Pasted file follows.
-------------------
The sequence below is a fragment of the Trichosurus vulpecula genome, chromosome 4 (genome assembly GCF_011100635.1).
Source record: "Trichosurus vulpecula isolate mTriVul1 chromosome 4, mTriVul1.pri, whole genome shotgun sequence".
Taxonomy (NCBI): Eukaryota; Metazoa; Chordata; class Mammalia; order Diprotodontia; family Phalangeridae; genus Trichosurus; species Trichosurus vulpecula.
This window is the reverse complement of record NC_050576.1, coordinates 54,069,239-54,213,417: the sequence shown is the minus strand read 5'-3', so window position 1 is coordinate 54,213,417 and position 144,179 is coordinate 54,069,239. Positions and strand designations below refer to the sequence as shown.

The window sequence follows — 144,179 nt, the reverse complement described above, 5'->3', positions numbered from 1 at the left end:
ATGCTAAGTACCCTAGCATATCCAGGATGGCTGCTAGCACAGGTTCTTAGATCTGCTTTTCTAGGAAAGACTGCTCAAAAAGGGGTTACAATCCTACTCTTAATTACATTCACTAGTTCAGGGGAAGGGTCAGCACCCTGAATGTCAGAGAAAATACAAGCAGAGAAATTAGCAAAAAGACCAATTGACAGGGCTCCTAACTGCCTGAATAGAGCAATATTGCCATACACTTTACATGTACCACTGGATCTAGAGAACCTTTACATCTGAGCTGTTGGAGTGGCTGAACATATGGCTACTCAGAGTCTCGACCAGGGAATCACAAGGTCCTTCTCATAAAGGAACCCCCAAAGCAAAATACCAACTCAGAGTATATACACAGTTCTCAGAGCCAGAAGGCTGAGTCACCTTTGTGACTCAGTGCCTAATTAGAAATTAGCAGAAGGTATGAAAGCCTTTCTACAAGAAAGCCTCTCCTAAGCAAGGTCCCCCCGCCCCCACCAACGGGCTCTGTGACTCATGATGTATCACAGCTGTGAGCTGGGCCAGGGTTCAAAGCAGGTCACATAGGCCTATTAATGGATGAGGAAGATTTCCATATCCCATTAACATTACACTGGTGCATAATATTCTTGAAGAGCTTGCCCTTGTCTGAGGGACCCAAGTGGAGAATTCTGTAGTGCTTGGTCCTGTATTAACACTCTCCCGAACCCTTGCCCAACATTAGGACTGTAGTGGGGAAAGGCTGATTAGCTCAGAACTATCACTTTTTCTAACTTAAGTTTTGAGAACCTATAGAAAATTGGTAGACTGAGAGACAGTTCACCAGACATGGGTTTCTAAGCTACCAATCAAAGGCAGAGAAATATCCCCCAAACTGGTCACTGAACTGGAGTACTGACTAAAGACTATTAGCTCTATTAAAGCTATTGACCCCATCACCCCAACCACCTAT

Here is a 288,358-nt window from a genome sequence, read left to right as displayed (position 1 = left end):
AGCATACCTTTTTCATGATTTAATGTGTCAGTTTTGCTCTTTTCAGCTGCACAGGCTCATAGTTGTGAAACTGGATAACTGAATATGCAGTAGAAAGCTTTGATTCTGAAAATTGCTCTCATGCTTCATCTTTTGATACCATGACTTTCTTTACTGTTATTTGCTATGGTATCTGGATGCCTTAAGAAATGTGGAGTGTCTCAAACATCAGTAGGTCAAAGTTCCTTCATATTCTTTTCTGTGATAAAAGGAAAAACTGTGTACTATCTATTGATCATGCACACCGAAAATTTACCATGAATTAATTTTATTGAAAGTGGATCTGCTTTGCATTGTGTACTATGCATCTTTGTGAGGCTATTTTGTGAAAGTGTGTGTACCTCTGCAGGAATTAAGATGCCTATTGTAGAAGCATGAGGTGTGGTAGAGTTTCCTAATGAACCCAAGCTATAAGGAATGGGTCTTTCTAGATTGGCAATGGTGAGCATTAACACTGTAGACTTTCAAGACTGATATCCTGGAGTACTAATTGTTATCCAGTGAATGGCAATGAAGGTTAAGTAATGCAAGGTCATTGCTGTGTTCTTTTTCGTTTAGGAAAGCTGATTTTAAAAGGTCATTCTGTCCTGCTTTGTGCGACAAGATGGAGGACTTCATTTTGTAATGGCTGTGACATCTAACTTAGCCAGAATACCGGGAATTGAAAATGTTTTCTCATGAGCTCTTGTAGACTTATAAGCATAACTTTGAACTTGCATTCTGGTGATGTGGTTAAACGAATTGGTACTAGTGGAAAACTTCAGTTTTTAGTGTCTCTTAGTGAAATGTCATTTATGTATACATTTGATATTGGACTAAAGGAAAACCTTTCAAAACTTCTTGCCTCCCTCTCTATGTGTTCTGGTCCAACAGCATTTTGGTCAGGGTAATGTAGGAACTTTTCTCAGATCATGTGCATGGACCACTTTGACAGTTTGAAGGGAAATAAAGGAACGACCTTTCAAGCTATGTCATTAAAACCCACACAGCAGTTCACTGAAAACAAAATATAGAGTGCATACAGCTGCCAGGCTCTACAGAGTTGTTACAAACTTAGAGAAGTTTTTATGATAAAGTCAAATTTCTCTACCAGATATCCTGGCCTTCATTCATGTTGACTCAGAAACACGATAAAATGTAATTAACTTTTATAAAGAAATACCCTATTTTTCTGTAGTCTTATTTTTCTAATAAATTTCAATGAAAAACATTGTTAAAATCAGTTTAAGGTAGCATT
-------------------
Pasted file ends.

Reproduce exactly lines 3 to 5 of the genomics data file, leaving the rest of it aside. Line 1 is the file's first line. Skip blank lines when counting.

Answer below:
Taxonomy (NCBI): Eukaryota; Metazoa; Chordata; class Mammalia; order Diprotodontia; family Phalangeridae; genus Trichosurus; species Trichosurus vulpecula.
This window is the reverse complement of record NC_050576.1, coordinates 54,069,239-54,213,417: the sequence shown is the minus strand read 5'-3', so window position 1 is coordinate 54,213,417 and position 144,179 is coordinate 54,069,239. Positions and strand designations below refer to the sequence as shown.

The window sequence follows — 144,179 nt, the reverse complement described above, 5'->3', positions numbered from 1 at the left end: